For example, when you're playing as Akiyama you can opt to manage the character's hostess bar. This involves picking up girls, dressing them in clothes that suit the customer's tastes, and managing them in an RPG-lite manner to maximise the club's profitability. Is it a bit weird playing Barbie with digital characters? Sure. But it's surprisingly in-depth, and worryingly addictive. As fun as the hostess bar management mode is, we're currently absolutely hooked on Saejima's side activity. Here you manage a commercially unsuccessful dojo, and train the gym's one returning apprentice into a fighting machine. The mode is crazy complex, allowing you to create custom training schedules, build relationships with your apprentice and upgrade the facilities of the gym. What's more, when you eventually get around to entering your apprentice into a fight, you'll have such an attachment to the character that you'll be willing them to win. Training a fighting machine has nothing to do with furthering the main plot-line, but it's just one of the game's many side activities.

All the usual sights of Kamurocho return: bowling, karaoke, baseball, darts, pool, arcades, pachinko, mahjong, etc. The game's open-world setting might be small, but SEGA's packed that world with content. The addition of accessible underground malls and rooftops do add to the spacious capacity of the city, but it does still feel a little bit claustrophobic. Furthermore, SEGA really hasn't done much to further the core of Yakuza 4's gameplay. If we have one complaint about the campaign, it's that it does very little new. If you're looking for more of the same, then you'll ultimately be satisfied with Yakuza 4. But if you tired of the previous game before its conclusion, there's not much the sequel has to offer. The smaller, more focused campaigns may hold your attention better than Kazuma's epic, but the pacing and gameplay has been largely left untouched.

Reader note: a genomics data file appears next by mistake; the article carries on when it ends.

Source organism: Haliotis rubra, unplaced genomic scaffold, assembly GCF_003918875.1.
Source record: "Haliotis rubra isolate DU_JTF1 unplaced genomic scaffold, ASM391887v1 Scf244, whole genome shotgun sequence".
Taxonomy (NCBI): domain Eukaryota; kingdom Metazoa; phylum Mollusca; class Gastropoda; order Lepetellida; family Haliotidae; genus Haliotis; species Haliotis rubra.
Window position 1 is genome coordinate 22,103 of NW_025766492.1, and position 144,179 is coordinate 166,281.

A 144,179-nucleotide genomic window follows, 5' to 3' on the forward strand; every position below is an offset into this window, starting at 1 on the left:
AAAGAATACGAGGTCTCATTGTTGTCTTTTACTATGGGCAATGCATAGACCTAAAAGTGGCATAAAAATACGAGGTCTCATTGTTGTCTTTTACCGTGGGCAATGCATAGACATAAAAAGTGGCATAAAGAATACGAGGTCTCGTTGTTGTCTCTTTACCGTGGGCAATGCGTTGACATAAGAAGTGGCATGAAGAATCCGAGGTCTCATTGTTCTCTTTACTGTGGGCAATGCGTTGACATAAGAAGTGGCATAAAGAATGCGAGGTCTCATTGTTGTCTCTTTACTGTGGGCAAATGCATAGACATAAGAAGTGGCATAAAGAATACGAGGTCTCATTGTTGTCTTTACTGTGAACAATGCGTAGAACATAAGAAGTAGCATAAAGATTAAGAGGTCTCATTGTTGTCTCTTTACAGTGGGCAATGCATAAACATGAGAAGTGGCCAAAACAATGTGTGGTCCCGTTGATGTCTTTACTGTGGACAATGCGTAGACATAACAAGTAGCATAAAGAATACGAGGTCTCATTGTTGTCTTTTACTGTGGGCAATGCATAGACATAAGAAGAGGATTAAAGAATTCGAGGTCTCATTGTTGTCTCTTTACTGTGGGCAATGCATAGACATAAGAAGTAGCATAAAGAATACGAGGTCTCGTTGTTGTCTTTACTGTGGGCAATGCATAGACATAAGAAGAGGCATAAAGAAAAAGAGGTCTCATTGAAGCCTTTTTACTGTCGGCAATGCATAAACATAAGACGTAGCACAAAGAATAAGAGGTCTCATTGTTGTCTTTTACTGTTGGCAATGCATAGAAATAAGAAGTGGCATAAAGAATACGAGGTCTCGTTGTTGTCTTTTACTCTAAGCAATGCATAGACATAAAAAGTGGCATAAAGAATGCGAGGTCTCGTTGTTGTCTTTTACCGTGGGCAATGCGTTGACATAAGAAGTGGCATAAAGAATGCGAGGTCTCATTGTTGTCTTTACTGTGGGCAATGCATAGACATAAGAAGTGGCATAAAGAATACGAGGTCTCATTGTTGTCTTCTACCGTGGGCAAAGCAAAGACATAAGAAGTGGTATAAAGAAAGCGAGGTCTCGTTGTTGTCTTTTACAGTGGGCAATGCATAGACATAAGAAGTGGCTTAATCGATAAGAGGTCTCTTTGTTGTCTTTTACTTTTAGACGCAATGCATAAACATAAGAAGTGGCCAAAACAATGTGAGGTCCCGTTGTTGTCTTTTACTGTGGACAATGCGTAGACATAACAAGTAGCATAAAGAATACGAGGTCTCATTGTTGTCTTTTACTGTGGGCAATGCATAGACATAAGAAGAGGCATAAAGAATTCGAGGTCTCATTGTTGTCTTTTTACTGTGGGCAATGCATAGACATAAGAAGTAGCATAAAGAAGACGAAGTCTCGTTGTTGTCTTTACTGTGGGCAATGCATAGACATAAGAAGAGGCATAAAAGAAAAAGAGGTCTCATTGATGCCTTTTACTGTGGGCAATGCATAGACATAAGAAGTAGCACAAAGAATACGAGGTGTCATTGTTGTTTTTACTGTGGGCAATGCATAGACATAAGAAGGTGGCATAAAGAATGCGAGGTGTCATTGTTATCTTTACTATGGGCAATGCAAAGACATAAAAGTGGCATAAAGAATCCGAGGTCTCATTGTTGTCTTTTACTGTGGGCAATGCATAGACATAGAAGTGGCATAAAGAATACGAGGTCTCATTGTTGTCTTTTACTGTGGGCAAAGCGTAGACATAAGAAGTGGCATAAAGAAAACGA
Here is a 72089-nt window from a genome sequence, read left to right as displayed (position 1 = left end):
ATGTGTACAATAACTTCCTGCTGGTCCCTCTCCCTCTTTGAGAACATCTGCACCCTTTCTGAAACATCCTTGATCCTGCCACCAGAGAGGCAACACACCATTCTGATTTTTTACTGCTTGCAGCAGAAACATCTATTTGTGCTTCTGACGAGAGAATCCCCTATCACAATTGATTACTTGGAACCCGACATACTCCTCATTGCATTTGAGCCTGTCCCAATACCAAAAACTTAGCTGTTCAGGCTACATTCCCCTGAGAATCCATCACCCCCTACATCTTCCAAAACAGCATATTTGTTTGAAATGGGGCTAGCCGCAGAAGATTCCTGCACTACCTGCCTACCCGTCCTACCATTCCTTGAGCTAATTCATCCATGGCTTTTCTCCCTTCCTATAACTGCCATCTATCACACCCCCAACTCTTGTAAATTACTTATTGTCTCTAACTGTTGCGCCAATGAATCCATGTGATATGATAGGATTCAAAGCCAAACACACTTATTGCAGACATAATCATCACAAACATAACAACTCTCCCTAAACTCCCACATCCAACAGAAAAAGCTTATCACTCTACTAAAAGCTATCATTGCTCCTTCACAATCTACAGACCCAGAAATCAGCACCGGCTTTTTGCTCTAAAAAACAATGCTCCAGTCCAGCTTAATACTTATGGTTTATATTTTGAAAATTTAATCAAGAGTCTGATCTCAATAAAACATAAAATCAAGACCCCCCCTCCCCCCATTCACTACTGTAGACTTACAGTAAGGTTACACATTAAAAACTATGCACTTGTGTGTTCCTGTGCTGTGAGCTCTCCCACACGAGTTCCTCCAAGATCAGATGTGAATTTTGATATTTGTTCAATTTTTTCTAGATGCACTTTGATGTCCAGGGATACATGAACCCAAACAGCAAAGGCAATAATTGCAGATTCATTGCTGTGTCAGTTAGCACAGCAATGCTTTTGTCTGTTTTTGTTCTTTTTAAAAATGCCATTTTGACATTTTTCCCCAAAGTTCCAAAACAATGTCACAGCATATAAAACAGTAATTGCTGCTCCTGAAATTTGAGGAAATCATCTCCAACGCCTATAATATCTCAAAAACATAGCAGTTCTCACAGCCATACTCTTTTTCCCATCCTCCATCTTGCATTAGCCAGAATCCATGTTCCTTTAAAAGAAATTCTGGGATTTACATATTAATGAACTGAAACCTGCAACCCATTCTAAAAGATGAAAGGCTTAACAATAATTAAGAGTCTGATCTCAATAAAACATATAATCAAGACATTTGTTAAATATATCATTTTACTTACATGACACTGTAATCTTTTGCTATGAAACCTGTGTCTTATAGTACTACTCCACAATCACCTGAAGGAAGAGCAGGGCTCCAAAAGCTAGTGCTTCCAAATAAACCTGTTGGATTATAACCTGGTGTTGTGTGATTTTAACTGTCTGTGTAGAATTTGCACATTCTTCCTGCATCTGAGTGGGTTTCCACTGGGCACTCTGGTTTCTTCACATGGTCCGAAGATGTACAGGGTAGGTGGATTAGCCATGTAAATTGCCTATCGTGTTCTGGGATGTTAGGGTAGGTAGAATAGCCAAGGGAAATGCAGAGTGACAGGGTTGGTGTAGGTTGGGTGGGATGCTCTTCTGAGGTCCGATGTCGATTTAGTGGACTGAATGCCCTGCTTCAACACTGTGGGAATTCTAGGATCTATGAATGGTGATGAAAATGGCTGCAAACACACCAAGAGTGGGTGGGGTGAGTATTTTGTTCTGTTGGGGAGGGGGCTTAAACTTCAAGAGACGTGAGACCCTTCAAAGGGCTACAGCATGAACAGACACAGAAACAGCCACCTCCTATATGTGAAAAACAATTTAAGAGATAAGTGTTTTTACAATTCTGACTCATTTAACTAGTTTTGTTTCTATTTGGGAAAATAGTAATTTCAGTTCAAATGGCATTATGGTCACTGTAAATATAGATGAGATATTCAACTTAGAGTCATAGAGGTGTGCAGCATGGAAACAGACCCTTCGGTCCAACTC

That's not to say there aren't tweaks though. For example the fighting — which is one of the pillars of the Yakuza franchise's gameplay — is tight and varied between the characters. Akiyama has a fast style, while Saejima is more of a tank, mixing jabs with charged attacks. Because the campaigns are much shorter, you level up much quicker in Yakuza 4, which means you're frequently unlocking new moves and keeping the fighting fresh. It's still gets repetitive when you're constantly encountering random battles when all you want to do is move through the environment, but the bouts aren't particularly lengthy so you're never taken out of the game too detrimentally.

Perhaps more exciting than the contrasting fighting styles is the differing tones though. Saejima's prison campaign is extremely dark compared to Akiyama's angsty, good humoured story, and it gives the narrative a good sense of variety. We're fully expecting the game's subsequent campaigns to be just as mixed and interesting.

We're 15 hours into Yakuza 4 but the game's progression meter paints a staggering picture of the amount of content available in the title. According to the stats page we're about 4% complete. As with the previous Yakuza games, there's a staggering array of side-stories to explore. All of the side-quests we've completed thus far have been well-written and engaging. None of them attempt anything particularly unique from a gameplay perspective, but it's pretty staggering how well SEGA flesh out even the most minor of characters.

And that's ultimately the strength of Yakuza 4. It feels like an epic experience featuring a world of likable, believable and, at times, laugh-out-loud funny characters. The plot-line is melodramatic and cliched, but it tackles a range of subjects that few other games dare to explore. There's a moment when Saejima — after 25 years in prison — makes first contact with a female, drawing a reaction we hadn't even considered. Yakuza 4 isn't afraid to touch on awkward subjects, but it does so with sensitivity and reverence for Japanese culture that ultimately makes it captivating.

So no, we haven't finished Yakuza 4 yet. And yes, we will write  a full review soon. But do we think you should buy it? We imagine this write-up should speak for itself.

Yakuza 4 is available now on PlayStation 3.